Senate Minority Leader Chuck Schumer is urging Republicans to focus on choosing a different Supreme Court nominee than Judge Neil Gorsuch instead of changing Senate rules to ensure President Donald Trump’s pick is confirmed.
Schumer and dozens of other Democrats have vowed to filibuster as soon as next week to block what would be Gorsuch’s lifetime appointment. A filibuster would require Republicans to win 60 votes for Gorsuch’s nomination, meaning the 52 Senate Republicans would need eight Democrats to join them in supporting the judge. With backing from Trump, Senate Majority Leader Mitch McConnell has threatened to change long-standing Senate rules by invoking the so-called nuclear option, which would lower the number of votes needed to confirm the judge to a simple majority. Meanwhile, McConnell is pushing for a final vote to be held before the Senate breaks for its two-week spring recess on April 7, no matter what happens with the filibuster.
On the Senate floor Thursday morning, Schumer, the Senate’s leading Democrat, reiterated that Republicans can—and should—choose not to trigger the nuclear option. He has said he believes Gorsuch represents the “special interest wing of American politics,” and has railed against Trump for choosing a nominee from the “hardest right sector of America.” He has said he doesn’t believe Gorsuch as a justice would act as an independent check on the president.
What Happens With a Filibuster?
Many Democrats are still fuming after Republicans refused even to consider President Barack Obama’s Supreme Court nominee, Judge Merrick Garland, after he was put forward last March and throughout the 2016 election season. Also, despite McConnell’s threat to invoke the nuclear option, it’s unclear whether Republicans have the simply-majority vote needed to enact that process.
As the schedule stands now, the Senate Judiciary Committee will hold its Gorsuch vote on Monday, likely in the late-morning hours. If the Democrats filibuster, McConnell as early as Tuesday may file cloture to attempt to force a confirmation vote, likely on Thursday. But if the Republicans can’t get 60 votes to end the filibuster, they could turn to the nuclear option.
History of Supreme Court Filibuster
The last Supreme Court nominee who was blocked by a filibuster was Abe Fortas, who was up for chief justice in October 1968. In the final months of his term, then-President Lyndon Johnson had nominated Fortas, a longtime confidant and associate justice, to replace the retiring Chief Justice Earl Warren, who had expressed concern to Johnson that Richard Nixon might later win the presidency and thus be able to choose his successor.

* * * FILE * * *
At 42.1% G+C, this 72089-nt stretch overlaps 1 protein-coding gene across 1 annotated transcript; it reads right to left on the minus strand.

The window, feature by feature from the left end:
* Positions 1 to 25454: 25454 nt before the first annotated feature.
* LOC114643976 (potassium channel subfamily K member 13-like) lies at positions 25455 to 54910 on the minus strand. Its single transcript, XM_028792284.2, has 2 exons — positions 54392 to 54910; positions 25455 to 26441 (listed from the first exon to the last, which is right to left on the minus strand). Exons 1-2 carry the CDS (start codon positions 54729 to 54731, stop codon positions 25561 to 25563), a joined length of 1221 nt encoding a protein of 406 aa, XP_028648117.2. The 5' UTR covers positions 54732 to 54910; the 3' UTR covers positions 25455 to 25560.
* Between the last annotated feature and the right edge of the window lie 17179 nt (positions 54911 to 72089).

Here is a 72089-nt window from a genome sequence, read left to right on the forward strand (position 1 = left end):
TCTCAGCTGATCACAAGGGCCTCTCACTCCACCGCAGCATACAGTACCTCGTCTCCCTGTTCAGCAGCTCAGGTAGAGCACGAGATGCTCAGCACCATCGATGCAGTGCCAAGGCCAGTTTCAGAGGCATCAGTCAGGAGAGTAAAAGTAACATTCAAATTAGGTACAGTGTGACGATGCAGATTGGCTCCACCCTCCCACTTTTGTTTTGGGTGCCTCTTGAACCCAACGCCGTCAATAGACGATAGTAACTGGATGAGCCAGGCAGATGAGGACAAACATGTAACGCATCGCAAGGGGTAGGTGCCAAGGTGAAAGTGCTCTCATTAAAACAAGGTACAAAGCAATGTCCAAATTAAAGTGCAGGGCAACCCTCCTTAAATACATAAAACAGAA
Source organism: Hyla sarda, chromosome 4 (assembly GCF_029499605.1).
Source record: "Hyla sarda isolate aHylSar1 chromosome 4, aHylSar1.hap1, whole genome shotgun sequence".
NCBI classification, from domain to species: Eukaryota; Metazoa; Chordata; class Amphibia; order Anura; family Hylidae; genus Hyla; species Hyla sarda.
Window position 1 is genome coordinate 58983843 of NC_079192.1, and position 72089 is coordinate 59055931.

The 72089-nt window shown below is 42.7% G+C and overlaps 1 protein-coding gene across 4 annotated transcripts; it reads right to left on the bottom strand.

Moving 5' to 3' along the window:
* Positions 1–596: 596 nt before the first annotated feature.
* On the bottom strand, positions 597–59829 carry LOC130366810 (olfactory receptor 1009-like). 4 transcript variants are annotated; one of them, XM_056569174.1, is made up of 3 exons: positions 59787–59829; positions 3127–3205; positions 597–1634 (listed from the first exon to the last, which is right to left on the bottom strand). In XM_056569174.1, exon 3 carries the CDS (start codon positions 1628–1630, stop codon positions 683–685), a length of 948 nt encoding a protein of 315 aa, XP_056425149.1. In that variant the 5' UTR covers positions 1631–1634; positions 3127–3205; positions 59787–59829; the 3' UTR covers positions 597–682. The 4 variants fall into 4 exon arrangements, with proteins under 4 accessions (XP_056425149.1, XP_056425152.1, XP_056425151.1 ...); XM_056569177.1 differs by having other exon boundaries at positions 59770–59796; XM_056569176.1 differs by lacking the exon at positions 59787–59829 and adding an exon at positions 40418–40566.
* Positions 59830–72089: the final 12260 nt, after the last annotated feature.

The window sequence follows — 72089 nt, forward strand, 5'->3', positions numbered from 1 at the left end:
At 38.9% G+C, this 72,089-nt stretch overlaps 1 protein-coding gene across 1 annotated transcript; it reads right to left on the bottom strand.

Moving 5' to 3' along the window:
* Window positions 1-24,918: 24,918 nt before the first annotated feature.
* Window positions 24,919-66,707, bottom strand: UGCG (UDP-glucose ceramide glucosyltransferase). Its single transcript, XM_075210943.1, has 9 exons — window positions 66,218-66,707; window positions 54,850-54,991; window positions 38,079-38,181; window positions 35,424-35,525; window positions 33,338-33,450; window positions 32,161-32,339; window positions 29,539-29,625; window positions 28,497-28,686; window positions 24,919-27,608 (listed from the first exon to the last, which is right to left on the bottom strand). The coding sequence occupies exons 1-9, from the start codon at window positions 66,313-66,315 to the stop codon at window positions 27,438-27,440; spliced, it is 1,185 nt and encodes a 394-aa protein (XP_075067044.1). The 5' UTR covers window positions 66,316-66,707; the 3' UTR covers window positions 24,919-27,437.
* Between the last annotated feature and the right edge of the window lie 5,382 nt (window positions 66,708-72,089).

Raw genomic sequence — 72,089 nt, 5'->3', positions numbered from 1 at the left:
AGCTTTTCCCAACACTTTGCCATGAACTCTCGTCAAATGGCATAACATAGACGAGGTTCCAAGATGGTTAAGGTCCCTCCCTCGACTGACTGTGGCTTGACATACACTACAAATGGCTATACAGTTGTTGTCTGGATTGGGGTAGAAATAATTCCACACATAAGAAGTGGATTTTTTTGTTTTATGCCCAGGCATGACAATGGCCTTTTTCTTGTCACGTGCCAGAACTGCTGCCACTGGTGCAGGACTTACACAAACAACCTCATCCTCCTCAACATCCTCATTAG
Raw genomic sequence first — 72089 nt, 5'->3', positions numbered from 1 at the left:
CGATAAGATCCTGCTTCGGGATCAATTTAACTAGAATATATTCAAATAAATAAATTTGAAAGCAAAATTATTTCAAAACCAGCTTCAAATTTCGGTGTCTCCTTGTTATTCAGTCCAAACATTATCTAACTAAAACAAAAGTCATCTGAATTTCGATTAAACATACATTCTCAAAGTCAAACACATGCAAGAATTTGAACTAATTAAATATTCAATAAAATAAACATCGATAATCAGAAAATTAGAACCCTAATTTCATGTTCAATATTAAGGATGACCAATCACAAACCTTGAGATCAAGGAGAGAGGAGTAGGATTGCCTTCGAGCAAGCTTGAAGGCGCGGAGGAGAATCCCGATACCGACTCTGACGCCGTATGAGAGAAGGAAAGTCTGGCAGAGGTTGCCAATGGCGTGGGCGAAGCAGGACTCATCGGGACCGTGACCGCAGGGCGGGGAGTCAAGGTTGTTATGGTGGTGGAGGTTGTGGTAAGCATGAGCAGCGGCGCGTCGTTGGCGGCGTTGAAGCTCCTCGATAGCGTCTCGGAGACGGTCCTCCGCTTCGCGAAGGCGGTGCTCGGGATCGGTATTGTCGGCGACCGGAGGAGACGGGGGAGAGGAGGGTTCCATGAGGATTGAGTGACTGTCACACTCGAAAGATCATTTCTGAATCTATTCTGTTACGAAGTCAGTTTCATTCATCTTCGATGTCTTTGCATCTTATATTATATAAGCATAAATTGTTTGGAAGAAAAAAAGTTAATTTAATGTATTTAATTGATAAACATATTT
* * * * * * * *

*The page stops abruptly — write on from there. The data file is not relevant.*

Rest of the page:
Fortas was the first sitting associate justice to testify at his own confirmation hearing after being nominated for chief justice, according to the Senate’s website. When the Judiciary Committee disclosed that Fortas received a privately funded stipend—equivalent to 40 percent of his court salary—to teach an American University summer course, Republican Minority Leader Everett Dirksen and others withdrew their support. Although the committee recommended confirmation, a filibuster was launched.
On October 1, 1968, Congress blocked Johnson’s nominee, and the president then withdrew his nomination. The following year, Warren Burger, who was nominated by Nixon, was named chief justice.
What Republicans Are Saying About Gorsuch
At a press conference Wednesday, Senate Republicans pressed their Democratic colleagues to stand down on their threats to filibuster Gorsuch’s nomination. “He’s easily cleared every hurdle in front of him for this position. It leaves me, then, very stunned, why there’s this talk about a filibuster. It’s quite clear that if he isn’t qualified, then nobody is,” said Senator Chuck Grassley (R-Iowa), who chairs the Judiciary Committee.
Senator Lindsey Graham (R-S.C.) said his Democratic colleagues would be showing they don’t care about qualifications if they fail to confirm Gorsuch. He pointed to his own votes for two nominees put forward during the Democratic Obama administration, Justices Sonia Sotomayor and Elena Kagan, saying he backed them because “they were well qualified.”
Meanwhile, conservative groups pushing for Gorsuch’s confirmation are targeting Democrats from red states. Some are warning that voters will hold those senators accountable in 2018 for their votes on Gorsuch. Their efforts could be working in the cases of senators Joe Manchin (D-W.Va.) and Heidi Heitkamp (D-N.D.), who are up for re-election next year: Both have signaled they won’t filibuster.
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